This Oscar®-winning epic on Oklahoma is based on the novel by Edna Ferber. In 1889 two million acres of Indian Territory were opened in the greatest land rush ever. Yancey (Richard Dix) takes his wife Sabra (Irene Dunne) and his son named Cimarron (meaning wild and unruly) to start a newspaper in the boomtown Osage. In 1893 the restless Yancey leaves his wife to join another land rush on the Cherokee Strip. She takes over editing the newspaper and doesn’t see him for five years until he returns from the Spanish-American War. Then oil is struck on the Osage reservation and Yancey runs for governor as a progressive. A major conflict arises when he refuses to accept the support of Pat Leary because the latter has a scheme to rob the Indians of their oil. In protest, Yancey writes an editorial criticizing the government’s bad treatment of the Native Americans and recommends Indian citizenship. Then he hits the trail again, abandoning his wife and family. Nevertheless, Sabra continues to edit the newspaper under his name, and for the 40th anniversary edition she reprints Yancey’s editorial on Indian citizenship as his ideas have become law. —TCM
Wesley Ruggles (June 11, 1889 – January 8, 1972) was an American film director.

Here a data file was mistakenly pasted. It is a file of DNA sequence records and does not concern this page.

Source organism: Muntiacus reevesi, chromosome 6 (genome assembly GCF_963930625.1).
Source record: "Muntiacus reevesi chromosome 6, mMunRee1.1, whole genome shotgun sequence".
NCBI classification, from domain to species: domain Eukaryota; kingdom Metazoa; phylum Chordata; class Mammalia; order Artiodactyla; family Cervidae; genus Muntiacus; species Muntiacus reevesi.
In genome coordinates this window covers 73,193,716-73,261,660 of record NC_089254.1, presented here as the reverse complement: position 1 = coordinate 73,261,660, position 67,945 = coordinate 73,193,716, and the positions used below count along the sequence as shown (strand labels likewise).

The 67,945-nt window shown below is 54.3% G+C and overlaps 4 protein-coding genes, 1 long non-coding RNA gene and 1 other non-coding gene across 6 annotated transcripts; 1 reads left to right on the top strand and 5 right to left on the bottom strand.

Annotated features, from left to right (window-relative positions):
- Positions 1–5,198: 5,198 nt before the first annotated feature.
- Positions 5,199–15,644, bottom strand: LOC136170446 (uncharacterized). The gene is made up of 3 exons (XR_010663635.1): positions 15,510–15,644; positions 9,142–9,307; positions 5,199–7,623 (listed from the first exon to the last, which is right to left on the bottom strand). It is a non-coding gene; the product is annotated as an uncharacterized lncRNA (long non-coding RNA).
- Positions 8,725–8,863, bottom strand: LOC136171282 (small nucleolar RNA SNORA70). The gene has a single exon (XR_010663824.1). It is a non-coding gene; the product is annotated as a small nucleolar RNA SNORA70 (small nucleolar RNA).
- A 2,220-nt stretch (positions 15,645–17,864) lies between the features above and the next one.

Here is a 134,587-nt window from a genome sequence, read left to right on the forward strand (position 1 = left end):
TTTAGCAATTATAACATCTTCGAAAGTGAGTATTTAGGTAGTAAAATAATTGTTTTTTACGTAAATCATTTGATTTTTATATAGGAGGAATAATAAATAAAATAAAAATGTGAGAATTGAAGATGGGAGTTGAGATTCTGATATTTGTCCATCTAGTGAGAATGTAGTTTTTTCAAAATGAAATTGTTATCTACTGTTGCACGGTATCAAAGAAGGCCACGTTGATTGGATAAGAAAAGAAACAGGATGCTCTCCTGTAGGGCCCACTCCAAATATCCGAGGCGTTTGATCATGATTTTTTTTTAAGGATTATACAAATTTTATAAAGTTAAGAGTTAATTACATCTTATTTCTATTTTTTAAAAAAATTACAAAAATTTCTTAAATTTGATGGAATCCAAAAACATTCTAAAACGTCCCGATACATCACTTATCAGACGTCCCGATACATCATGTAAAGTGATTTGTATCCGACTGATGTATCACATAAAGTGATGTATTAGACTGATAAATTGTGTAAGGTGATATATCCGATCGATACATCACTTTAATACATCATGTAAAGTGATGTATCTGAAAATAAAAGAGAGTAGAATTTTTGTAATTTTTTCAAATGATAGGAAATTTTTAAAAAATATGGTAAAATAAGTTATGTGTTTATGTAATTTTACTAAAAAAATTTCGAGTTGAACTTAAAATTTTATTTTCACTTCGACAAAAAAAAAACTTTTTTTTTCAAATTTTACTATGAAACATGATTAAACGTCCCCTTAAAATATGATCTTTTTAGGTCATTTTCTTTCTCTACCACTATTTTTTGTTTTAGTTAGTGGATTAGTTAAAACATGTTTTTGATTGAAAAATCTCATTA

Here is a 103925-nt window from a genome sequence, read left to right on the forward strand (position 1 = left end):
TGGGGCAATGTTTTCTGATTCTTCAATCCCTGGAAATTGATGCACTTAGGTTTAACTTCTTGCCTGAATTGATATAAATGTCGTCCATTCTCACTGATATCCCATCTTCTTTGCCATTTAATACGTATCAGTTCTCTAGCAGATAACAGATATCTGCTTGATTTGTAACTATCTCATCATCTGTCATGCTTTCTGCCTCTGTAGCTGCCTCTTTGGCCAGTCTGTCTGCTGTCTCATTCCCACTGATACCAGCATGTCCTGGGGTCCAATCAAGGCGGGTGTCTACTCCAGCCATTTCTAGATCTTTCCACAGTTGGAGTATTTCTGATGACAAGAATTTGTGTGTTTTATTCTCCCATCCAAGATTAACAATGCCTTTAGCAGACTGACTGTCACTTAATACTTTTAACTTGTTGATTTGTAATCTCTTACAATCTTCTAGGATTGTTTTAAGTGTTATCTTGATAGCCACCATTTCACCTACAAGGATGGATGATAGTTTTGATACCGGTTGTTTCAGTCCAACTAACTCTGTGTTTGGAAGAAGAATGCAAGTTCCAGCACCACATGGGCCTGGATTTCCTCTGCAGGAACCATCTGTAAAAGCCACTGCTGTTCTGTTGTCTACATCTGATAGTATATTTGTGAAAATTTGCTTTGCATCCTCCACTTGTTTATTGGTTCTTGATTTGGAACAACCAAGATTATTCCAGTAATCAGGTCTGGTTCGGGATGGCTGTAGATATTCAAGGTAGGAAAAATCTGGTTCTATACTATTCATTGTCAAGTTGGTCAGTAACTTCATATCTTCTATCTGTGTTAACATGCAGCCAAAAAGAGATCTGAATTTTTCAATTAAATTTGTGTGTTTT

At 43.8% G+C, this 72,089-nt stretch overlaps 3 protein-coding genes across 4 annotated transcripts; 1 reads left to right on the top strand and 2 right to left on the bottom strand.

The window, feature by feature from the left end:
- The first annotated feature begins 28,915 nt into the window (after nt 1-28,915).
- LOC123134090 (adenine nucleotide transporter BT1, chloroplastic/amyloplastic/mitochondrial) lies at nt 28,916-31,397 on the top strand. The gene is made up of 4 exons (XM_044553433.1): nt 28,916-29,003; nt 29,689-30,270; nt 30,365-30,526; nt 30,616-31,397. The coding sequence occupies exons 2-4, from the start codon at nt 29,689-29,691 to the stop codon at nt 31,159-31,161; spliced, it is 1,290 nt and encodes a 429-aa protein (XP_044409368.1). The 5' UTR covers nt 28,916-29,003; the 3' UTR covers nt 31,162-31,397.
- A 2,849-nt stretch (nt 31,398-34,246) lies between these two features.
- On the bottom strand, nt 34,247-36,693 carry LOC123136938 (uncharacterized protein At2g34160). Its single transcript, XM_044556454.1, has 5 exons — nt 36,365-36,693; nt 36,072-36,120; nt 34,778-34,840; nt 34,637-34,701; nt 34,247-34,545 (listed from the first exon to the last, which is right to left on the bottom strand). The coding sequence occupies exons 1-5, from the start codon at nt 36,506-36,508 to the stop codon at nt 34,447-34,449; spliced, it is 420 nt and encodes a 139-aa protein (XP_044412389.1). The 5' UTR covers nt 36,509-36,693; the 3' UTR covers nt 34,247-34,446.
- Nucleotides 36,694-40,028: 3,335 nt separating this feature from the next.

He was born in Los Angeles, a younger brother of actor Charles Ruggles. He began his career in 1915 as an actor, appearing in a dozen or so silent films, on occasion with Charles Chaplin.
In 1917, he turned his attention to directing, making more than 50 mostly forgettable films — including a silent film version of Edith Wharton’s novel The Age of Innocence (1924) — before he won acclaim with Cimarron in 1931. The adaptation of Edna Ferber’s novel Cimarron, about homesteaders settling in the prairies of Oklahoma, was the first Western to win an Academy Award as Best Picture.
Although Ruggles followed this success with the light comedy No Man of Her Own (1932) with Clark Gable and Carole Lombard, the comedy I’m No Angel (1933) with Mae West and Cary Grant, College Humor (1933) with Bing Crosby, and Bolero (1934) with George Raft and Carole Lombard, few of his later films were in any way… read more
What a terribly written, badly acted, and ironically racist movie. This won Best Picture... how?
I'd contest the 'ironically racist', except in one very early scene at the dining-table, which is in the stock idiom of the time, but doesn't care. Usually it does care. It tries very hard to deal with racism, works it into the script as an ongoing problem, and counters it with big mixed crowd scenes - as well as Richard Dix making speeches, obviously. A shame the Big Pioneer Man is never blamed for anything and it's all shuffled off on nasty rough guys and women with not enough in their purty little heads.... It's not perfect, but it tries, and for 1931 that's creditable, no?